China Takes Baby-Step on VIEs; Still Fails to Ensure Credible Commitments

Published on Author Christian von Hassell

Because of China’s strict capital controls, foreigners interested in investing in many Chinese companies must do so through a variable interest entity. In the simplest terms, a variable interest entity (or, VIE) is an offshore holding company that has a contractual right to the income of a Chinese company. The linked Wall Street Journal article provides a useful diagram explaining how VIEs work:

Until recently, the Chinese government mainly turned a blind eye to VIEs – a very blind eye, when considering the size of some of them, like Alibaba and Baidu. Investing in VIEs has thus always carried some – though of debatable seriousness – risk of some rash action by the Chinese government.

Recent draft proposals suggest the Chinese government plans to take a more active role in overseeing this channel of foreign investment. This new policy might carry some drawbacks for foreign investors, like requiring Chinese control over Chinese companies. However, the central government’s recognition should prove a net boon for those previously burdened worried about the legality of VIEs.

The new rules still might not address one of the largest risks carried by Chinese VIEs: the constant threat that the actual Chinese company will not honor its contractual obligations to the holding company / VIE. Take for example, Alibaba’s 2011 transfer of Alipay to Jack Ma without the VIEs immediate knowledge or consent.

China’s new stance potentially could mitigate these risks if firm contractual enforcement accompanies legal recognition. Indeed, ensuring VIE’s contractual rights could spur greater foreign investment, even under stringent requirements for Chinese majority control. However, at this point, BABA and BIDU shareholders still face the harsh reality that they really do not own Alibaba or Baidu.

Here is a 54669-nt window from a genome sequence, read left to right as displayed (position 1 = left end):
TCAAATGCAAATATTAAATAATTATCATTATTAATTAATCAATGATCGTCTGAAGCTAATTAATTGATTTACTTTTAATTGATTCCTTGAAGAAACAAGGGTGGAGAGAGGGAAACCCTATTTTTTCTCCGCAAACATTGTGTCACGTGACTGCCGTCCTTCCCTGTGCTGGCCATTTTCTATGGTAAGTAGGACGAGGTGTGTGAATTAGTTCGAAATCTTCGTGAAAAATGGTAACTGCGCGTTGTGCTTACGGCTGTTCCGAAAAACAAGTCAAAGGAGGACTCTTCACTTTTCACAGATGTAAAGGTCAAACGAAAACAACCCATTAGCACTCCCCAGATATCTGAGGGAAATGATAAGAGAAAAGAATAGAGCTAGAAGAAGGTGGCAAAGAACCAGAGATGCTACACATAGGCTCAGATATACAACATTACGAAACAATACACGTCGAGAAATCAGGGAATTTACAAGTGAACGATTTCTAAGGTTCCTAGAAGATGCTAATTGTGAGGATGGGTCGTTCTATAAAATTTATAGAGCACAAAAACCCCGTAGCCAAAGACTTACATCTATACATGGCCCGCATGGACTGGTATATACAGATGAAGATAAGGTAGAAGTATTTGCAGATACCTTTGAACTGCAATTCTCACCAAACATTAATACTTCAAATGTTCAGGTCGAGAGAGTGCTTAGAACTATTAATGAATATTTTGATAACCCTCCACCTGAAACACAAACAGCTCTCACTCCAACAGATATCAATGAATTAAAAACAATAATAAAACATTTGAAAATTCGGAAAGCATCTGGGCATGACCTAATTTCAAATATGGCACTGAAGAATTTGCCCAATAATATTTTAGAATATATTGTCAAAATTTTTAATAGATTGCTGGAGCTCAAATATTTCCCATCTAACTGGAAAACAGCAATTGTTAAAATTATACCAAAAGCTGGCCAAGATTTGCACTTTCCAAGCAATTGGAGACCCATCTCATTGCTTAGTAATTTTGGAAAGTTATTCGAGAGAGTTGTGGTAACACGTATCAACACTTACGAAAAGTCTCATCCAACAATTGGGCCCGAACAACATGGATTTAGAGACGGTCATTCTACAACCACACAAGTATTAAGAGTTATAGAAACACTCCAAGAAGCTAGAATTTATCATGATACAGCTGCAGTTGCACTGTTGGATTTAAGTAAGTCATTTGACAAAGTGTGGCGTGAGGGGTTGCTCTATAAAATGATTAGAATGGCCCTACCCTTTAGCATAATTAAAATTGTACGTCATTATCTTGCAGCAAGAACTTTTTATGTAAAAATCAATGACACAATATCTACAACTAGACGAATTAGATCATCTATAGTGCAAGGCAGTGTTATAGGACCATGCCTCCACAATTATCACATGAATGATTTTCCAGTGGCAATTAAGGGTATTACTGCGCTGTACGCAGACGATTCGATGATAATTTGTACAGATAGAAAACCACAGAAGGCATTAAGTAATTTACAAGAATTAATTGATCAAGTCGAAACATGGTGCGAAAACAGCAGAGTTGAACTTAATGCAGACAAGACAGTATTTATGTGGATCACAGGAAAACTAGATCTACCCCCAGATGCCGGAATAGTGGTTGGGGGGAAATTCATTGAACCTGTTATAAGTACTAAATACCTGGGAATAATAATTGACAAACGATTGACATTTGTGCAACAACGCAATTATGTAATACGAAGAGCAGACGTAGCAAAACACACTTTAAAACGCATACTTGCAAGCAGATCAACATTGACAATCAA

2 Responses to China Takes Baby-Step on VIEs; Still Fails to Ensure Credible Commitments

  1. Investing in a developing countries often entails these sorts of risks. Can a company buy foreign exchange to pay dividends? Can shareholders actually help chose management? Are the accounts credible? How about related party transactions, particularly when only a portion of shares are sold in an IPO?

    All this is apparent in Alibaba. Unlike Amazon, Alibaba is very profitable and still growing rapidly. But to whom do those profits accrue? I don’t like Apple Computer for that reason: it sits on cash, and if Microsoft is an example, a lot will be frittered away on pointless acquisitions while coming up with a successor to the iPhone — well, as smart phones become ubiquitous and fall dramatically in price, the value proposition for Apple’s products is less and less compelling. What’s to keep Alibaba from being more of the same?

  2. It is interesting to note how some of the VIE’s you mentioned are allocating their capital in China. To give context, China’s transport ministry just recently banned car-hailing apps such as Kuaidi Dache and Uber from using cars and drivers that do not possess state-controlled taxi licenses (which are regulated in a manner similar to the NYC taxi medallions), and the use of car-hailing apps has been banned altogether in the city of Beijing.

    Despite the intense legal scrutiny faced by the car-hailing industry, Alibaba, in conjunction with Japan’s SoftBank, just completed a $600 million investment round in Travice Inc., the company behind China’s widely popular taxi-hailing app, Kuaidi Dache. Similarly, Baidu recently purchased an undisclosed stake in Uber Technologies Inc. and expressed commitment to expanding the company’s operations in China.

    Both of these investments represent significant capital commitments to a volatile industry that is largely subject to the policies set forth by the Chinese government.